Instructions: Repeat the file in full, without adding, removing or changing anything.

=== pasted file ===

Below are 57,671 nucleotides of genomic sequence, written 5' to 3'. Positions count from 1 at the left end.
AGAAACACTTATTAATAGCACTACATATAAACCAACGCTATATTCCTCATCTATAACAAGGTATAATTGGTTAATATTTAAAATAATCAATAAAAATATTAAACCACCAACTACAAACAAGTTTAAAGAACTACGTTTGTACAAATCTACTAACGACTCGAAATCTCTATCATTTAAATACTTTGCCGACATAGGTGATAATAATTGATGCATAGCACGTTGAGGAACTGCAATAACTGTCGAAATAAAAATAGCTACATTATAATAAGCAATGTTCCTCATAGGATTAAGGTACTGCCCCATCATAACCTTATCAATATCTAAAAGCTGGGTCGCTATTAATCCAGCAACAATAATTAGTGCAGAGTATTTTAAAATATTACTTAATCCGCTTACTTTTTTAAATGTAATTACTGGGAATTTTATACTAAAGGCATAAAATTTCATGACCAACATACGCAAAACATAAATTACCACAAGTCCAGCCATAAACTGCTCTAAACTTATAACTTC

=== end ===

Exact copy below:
Below are 57,671 nucleotides of genomic sequence, written 5' to 3'. Positions count from 1 at the left end.
AGAAACACTTATTAATAGCACTACATATAAACCAACGCTATATTCCTCATCTATAACAAGGTATAATTGGTTAATATTTAAAATAATCAATAAAAATATTAAACCACCAACTACAAACAAGTTTAAAGAACTACGTTTGTACAAATCTACTAACGACTCGAAATCTCTATCATTTAAATACTTTGCCGACATAGGTGATAATAATTGATGCATAGCACGTTGAGGAACTGCAATAACTGTCGAAATAAAAATAGCTACATTATAATAAGCAATGTTCCTCATAGGATTAAGGTACTGCCCCATCATAACCTTATCAATATCTAAAAGCTGGGTCGCTATTAATCCAGCAACAATAATTAGTGCAGAGTATTTTAAAATATTACTTAATCCGCTTACTTTTTTAAATGTAATTACTGGGAATTTTATACTAAAGGCATAAAATTTCATGACCAACATACGCAAAACATAAATTACCACAAGTCCAGCCATAAACTGCTCTAAACTTATAACTTC